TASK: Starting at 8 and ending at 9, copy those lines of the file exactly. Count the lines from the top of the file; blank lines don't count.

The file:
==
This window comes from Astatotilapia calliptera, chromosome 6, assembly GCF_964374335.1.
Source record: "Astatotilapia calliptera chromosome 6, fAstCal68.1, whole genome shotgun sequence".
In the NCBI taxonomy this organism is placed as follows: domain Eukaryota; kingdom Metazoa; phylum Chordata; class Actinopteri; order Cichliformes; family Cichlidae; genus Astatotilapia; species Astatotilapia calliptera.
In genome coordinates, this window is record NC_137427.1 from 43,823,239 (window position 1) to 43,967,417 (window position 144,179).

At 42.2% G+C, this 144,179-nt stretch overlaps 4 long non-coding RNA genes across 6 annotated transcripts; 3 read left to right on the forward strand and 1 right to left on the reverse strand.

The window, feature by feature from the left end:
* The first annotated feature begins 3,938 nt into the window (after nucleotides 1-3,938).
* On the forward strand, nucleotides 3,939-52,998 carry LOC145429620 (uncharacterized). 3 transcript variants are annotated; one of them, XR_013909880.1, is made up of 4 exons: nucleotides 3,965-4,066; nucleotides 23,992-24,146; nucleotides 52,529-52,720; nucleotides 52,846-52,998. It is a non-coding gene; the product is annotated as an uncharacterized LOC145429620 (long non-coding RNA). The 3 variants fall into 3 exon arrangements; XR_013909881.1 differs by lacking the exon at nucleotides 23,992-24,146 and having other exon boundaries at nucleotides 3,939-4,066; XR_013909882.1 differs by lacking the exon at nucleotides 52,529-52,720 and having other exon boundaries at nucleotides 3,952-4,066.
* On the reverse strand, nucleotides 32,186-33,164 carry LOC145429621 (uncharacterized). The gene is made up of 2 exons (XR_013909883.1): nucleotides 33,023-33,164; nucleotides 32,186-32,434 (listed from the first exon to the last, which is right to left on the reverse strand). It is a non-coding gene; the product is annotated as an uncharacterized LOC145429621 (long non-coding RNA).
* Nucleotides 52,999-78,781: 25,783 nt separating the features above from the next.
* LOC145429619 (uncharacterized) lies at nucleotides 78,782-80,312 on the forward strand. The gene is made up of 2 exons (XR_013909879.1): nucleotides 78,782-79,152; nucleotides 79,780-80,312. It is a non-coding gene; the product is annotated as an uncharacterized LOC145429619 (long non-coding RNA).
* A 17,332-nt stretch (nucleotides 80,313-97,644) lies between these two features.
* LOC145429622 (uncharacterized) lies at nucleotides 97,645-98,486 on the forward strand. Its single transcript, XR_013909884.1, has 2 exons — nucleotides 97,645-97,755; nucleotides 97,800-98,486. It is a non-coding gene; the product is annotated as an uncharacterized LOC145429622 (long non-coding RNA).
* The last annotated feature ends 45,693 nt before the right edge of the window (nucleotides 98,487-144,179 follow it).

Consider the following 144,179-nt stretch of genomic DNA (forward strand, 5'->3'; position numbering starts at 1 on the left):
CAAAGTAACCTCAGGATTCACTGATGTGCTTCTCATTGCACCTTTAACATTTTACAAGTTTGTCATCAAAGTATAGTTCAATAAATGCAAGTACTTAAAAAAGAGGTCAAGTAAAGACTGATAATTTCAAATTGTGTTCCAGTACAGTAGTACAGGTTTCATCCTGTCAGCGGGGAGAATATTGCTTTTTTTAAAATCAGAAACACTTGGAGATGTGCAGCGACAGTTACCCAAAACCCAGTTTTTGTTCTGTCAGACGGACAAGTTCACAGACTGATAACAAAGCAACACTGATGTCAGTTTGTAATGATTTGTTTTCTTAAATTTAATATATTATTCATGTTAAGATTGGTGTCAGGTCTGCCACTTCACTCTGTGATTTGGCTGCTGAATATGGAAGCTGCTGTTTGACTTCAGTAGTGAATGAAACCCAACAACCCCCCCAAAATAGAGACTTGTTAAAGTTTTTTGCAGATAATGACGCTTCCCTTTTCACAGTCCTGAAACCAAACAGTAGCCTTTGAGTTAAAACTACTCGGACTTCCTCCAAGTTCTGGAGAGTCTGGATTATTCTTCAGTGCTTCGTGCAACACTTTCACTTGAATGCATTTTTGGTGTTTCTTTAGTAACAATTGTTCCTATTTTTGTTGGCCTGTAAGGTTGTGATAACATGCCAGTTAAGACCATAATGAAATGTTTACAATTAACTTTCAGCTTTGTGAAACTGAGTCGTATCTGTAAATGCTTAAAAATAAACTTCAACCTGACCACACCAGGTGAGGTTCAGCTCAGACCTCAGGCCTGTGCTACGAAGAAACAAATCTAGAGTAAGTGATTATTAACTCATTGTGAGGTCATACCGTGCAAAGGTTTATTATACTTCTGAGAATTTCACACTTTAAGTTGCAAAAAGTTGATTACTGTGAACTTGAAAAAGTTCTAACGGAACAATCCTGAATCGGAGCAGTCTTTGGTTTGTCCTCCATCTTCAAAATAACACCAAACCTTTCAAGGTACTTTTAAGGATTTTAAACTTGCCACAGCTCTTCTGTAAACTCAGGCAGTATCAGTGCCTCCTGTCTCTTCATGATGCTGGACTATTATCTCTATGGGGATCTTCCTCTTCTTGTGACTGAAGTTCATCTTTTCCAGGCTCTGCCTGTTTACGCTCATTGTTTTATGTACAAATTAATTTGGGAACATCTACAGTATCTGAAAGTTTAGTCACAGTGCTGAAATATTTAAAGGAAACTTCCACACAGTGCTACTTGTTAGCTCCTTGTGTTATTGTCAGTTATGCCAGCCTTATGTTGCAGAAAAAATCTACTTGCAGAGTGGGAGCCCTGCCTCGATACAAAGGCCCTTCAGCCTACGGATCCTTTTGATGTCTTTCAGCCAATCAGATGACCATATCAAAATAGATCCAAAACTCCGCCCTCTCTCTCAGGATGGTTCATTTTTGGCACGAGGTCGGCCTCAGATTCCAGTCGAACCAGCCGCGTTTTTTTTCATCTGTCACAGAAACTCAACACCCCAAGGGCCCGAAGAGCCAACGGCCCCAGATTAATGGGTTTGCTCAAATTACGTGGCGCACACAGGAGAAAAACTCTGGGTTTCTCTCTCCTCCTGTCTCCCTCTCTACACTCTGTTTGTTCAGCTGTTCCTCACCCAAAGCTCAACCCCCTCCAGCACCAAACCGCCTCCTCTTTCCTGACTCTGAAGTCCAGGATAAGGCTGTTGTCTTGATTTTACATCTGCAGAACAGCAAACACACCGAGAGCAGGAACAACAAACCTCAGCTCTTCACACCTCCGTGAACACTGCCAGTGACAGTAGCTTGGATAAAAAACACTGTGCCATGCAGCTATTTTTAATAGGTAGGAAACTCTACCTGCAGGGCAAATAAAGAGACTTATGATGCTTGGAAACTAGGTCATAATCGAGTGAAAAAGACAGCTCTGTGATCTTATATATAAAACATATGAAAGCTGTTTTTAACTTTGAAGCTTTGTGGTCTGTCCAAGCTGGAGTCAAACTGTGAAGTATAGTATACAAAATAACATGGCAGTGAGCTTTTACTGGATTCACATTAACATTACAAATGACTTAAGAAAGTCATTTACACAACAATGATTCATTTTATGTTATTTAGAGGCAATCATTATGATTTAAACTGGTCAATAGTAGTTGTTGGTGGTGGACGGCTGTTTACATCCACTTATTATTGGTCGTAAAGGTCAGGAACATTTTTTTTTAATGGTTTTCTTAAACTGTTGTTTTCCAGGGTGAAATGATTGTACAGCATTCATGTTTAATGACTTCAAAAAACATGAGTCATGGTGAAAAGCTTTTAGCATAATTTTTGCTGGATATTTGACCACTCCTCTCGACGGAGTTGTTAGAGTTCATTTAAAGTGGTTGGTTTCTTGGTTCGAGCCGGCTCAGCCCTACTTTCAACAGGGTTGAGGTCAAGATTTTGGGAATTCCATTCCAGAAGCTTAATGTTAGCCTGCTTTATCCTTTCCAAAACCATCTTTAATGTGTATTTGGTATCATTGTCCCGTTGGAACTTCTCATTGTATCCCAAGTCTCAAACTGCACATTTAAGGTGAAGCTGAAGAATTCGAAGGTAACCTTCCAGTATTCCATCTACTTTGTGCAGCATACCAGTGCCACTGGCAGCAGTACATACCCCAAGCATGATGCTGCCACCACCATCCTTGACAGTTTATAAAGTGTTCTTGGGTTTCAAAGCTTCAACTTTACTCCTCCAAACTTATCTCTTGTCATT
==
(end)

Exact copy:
* On the forward strand, nucleotides 3,939-52,998 carry LOC145429620 (uncharacterized). 3 transcript variants are annotated; one of them, XR_013909880.1, is made up of 4 exons: nucleotides 3,965-4,066; nucleotides 23,992-24,146; nucleotides 52,529-52,720; nucleotides 52,846-52,998. It is a non-coding gene; the product is annotated as an uncharacterized LOC145429620 (long non-coding RNA). The 3 variants fall into 3 exon arrangements; XR_013909881.1 differs by lacking the exon at nucleotides 23,992-24,146 and having other exon boundaries at nucleotides 3,939-4,066; XR_013909882.1 differs by lacking the exon at nucleotides 52,529-52,720 and having other exon boundaries at nucleotides 3,952-4,066.
* On the reverse strand, nucleotides 32,186-33,164 carry LOC145429621 (uncharacterized). The gene is made up of 2 exons (XR_013909883.1): nucleotides 33,023-33,164; nucleotides 32,186-32,434 (listed from the first exon to the last, which is right to left on the reverse strand). It is a non-coding gene; the product is annotated as an uncharacterized LOC145429621 (long non-coding RNA).